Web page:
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5 Ways to Hack Websites
03-17-2018, 10:01 PM, (This post was last modified: 03-17-2018, 10:03 PM by soldi3r.)
Post: #1
5 Ways to Hack Websites
There are many ways that can make your website to get hacked but here I am going to discuss the most common methods used.


I will start with injection exploits because most IT professionals, even though they have cursory basic understanding of the dangers, leave too many sites open to the vulnerability, according to the Open Web Applications Security Project (OWASP). Injection is passing malicious user-supplied data to an interpreter. The most common form is SQL Injection, where the hacker passes a SQL command to your database. Are you at risk? Let’s find out.

Find a page on your application that accepts user-supplied information to access a database:

A login form, signup form, or “forgot password” form is a good start.
A dynamic page that uses URL variables such as ID (product information pages are good for this).
Knowing that the database command takes the user-supplied information into a WHERE clause, try to finish the command with SQL that will throw an error. So on our login form, perhaps we want to try putting this into the username: username’ or fake_column IS NULL. If you are greeted with a database error message page, success! You’ve hacked your own site.

You can follow a step by step tutorial on how to 
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The Risk: Our hack above seems pretty harmless, but it just finds the place in your application susceptible to malicious code injection. Once a hacker knows they have an unprotected line to your database, the possibilities are endless: vandalism, data theft, or even total system compromise.


If your site doesn’t use any PHP, then good news: you’re safe of this sort of attack. But according to the SANS Institute, PHP is the most popular web application framework. When used properly, PHP can be a very powerful and useful tool for a number of different applications. Perhaps because of its popularity, it’s also an enticing target for hackers to find exploits. The PHP function allow_url_fopen is a favorite for hackers not only because it allows them to run their scripts on your site, but also because it is enabled by default.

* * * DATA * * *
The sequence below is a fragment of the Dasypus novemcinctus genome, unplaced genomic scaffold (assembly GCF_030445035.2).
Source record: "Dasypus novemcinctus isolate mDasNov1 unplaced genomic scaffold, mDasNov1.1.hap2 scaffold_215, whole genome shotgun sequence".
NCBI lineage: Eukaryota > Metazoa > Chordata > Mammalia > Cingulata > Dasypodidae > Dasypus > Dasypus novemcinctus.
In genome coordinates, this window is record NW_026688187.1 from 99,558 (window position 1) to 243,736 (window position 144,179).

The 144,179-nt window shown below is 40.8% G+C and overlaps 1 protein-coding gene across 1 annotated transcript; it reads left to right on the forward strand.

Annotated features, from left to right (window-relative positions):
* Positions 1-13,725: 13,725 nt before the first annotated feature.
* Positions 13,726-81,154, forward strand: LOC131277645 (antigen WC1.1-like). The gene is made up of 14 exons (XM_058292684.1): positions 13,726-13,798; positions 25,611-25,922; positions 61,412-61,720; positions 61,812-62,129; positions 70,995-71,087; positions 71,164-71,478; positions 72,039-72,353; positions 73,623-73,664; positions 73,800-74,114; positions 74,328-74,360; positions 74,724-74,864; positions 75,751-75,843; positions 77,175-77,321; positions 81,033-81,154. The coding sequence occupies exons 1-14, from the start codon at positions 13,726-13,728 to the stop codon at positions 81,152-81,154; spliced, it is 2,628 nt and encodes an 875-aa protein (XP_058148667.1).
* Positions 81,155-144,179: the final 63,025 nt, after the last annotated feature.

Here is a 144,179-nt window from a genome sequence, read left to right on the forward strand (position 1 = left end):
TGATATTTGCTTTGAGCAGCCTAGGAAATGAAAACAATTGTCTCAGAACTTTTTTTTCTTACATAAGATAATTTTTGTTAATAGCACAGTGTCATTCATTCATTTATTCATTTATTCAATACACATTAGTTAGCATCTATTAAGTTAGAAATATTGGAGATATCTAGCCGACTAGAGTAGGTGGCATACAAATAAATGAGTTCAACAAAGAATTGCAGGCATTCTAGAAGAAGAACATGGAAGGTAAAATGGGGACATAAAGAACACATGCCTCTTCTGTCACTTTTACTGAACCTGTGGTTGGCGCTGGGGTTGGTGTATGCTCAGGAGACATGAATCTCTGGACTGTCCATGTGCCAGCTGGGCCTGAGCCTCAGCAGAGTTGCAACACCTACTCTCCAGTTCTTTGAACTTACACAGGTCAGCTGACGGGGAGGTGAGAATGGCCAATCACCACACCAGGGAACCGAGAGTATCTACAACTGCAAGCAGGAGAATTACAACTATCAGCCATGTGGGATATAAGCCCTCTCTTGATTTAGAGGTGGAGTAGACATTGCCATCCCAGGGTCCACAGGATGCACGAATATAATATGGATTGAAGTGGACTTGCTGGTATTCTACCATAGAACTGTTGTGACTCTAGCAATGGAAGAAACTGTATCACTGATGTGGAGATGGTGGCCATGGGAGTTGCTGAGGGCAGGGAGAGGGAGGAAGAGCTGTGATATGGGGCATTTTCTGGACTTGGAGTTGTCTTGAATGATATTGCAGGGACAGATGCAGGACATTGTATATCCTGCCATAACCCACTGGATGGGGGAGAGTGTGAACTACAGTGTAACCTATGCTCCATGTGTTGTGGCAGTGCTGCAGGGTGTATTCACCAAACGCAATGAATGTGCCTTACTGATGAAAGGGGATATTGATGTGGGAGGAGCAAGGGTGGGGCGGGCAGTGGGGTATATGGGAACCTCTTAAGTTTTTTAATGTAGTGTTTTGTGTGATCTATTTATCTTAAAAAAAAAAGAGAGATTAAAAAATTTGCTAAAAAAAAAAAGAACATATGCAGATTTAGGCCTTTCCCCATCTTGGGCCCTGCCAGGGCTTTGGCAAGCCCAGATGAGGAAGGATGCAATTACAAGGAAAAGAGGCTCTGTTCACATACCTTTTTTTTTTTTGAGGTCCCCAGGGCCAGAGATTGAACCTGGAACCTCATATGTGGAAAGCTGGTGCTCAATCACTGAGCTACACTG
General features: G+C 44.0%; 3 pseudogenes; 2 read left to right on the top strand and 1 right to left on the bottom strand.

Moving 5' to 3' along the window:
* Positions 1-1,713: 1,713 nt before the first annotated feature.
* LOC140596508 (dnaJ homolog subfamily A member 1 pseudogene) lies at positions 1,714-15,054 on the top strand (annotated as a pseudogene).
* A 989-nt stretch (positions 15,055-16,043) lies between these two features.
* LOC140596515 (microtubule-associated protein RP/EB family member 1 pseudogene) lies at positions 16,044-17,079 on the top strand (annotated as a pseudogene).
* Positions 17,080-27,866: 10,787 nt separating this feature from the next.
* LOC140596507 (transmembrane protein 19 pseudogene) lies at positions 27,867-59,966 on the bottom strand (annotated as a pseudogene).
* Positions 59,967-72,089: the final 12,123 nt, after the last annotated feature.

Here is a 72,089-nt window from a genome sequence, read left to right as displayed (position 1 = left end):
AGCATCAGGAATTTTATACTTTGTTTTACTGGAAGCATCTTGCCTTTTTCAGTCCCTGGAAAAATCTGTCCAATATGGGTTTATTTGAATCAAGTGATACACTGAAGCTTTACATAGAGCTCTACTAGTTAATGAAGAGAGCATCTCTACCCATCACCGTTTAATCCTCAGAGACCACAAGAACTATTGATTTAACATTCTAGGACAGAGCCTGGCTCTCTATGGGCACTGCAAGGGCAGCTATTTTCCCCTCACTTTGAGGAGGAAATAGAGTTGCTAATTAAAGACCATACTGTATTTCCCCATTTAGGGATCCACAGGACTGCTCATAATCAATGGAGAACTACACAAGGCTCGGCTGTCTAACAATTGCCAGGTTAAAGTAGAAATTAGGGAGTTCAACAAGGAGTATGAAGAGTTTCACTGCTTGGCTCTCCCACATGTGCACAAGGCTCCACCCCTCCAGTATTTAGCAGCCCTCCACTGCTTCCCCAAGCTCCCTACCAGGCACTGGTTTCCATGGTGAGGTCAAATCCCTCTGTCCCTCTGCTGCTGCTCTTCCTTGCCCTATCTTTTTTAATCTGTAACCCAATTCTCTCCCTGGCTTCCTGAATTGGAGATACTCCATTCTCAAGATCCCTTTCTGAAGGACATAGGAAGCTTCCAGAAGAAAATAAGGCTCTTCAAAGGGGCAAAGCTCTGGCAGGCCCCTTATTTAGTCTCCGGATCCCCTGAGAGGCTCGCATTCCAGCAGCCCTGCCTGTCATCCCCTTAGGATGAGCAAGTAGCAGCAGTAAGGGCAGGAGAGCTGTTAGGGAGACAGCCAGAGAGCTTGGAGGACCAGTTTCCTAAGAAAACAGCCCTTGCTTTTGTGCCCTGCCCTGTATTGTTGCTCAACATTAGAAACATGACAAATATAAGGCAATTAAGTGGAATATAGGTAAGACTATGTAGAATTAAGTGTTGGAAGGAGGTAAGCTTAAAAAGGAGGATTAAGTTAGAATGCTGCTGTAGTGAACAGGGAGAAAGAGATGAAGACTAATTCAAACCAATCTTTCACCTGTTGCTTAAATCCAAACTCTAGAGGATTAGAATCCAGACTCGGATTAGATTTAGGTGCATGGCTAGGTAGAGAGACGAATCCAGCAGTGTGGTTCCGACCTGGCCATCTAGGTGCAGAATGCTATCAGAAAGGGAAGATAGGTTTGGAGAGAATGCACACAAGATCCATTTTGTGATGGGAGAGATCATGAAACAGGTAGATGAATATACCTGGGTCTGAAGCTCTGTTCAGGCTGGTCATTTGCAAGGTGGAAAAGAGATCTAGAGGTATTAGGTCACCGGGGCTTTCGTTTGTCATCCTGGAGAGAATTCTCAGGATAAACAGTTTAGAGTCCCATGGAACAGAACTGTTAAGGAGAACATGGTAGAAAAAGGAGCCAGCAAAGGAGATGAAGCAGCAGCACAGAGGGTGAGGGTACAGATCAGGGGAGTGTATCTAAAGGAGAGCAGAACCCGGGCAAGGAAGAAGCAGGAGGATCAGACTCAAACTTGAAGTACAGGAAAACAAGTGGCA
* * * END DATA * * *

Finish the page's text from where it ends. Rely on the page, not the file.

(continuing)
Are you at risk? Let’s figure it out.

Find a PHP script that uses the include() function. If you have a path name in the include, change it to the absolute URL equivalent. If the file still works after this change, success! You’ve just hacked your own site.

The Risk: Okay, the hacker might need to do a little more legwork in this example, but it severely increases the surface area for attack. All a hacker needs to do is find one file to manipulate and add the line:include(‘’) and you are compromised. Compromise might include password stealing, remote root kit installation, and in some cases complete system compromise.


Cross Site Scripting most commonly known as XSS occurs when a website takes malicious user input and, without question, posts the input to their page. The most common reason for a web application to do this is capturing user feedback: product reviews, blog comments, etc. As today’s Internet user can open discussions and interact with more websites.

There are two types of XSS attack.

Persistent Attack (This is the attack that remains in the database, which you can access anytime later.)
Non-persistent Attack (This is a one time attack which gets over once you close the application.)
So are you at risk? Let’s find out.

Search your application for a page that takes user input and outputs it directly to a webpage. Common examples:

- Forums
- Comments
- Reviews

<script src=””></script>

Now load the page where that post is outputted. If the script runs, it means it’s vulnerable to XSS and easily can be hacked.

You can follow a detailed